Make the most of culinary herbs and spices.
An Herb Gardener's Diary - Part
by Sandra Bowens
Here's one that's full of our favorite recipes because we wrote the book! It is also full of information, helpful hints and ideas for using herbs and spices in your kitchen.
Gardening is like most of life's pursuits. It can be rewarding as well as frustrating, exciting as well as disappointing. The way I see it is that if you are learning along the way, each step is valuable.
Learning from mistakes
By accident I have learned that dirt does matter. For container planting you want to use potting soil designed for that purpose. I have gone through bags and bags of the stuff as I put together my garden of pots. Somewhere in there I must have bought a bag of "garden soil" instead.
Garden soil is what you mix into your planting beds along with a natural fertilizer like compost or other organic matter. It does not work for container plants. I never really understood why but I can now attest to the truth of that statement.
I had planted lettuce seeds in a nice window box container way back in February or March. The lettuce never did take off although it had sprouted and shown promise. Finally, I decided to abandon that project and plant some flowers in the pot instead. As I was changing the soil I noticed it was much different that what I usually used. The lightbulb came on and I started looking at other plants that were struggling.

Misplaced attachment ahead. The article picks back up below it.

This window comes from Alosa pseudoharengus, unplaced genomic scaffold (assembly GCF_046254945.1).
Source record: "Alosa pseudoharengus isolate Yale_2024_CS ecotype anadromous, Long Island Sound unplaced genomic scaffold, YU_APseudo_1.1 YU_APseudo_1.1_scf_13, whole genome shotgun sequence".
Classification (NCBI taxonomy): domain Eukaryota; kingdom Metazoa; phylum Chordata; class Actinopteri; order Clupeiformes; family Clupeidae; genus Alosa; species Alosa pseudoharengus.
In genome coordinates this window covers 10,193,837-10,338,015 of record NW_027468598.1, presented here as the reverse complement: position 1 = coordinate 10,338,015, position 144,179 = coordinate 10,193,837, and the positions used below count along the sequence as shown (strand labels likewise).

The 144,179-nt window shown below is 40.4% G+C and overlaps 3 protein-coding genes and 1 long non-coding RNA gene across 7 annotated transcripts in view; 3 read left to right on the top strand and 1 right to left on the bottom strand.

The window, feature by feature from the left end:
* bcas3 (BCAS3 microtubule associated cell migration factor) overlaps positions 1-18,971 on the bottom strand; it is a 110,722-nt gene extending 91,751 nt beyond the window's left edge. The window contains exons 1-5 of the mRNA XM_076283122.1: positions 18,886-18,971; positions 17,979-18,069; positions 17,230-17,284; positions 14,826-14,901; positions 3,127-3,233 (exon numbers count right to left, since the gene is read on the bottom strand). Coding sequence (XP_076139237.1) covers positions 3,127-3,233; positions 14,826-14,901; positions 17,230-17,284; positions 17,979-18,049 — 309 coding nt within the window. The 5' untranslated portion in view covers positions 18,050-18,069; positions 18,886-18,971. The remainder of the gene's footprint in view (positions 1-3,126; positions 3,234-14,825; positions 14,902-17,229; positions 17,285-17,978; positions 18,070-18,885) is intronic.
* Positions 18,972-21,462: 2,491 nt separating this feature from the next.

They were all in this same soil. The telltale sign was the lack of the little white flecks of what I think is vermiculite.
The herbs that I had previously thought might have been damaged in dividing to share with my friends were in this soil. At least this explains why my dill, parsley, marjoram and sage have been exceedingly slow in growing. Now I am faced with trying to change them into new potting soil or just start new seeds. Tune in next month…
Propagation is another project I am still in the early stages of learning about. This is making new plants from existing ones. We have probably all placed a cutting into a glass of water to root. This works well for some plants but others require different methods.
Chives, for example, grow in clumps that can, and should be, split up every three years. You simply break the clumps into sections and replant them. My plant is still too young to try this.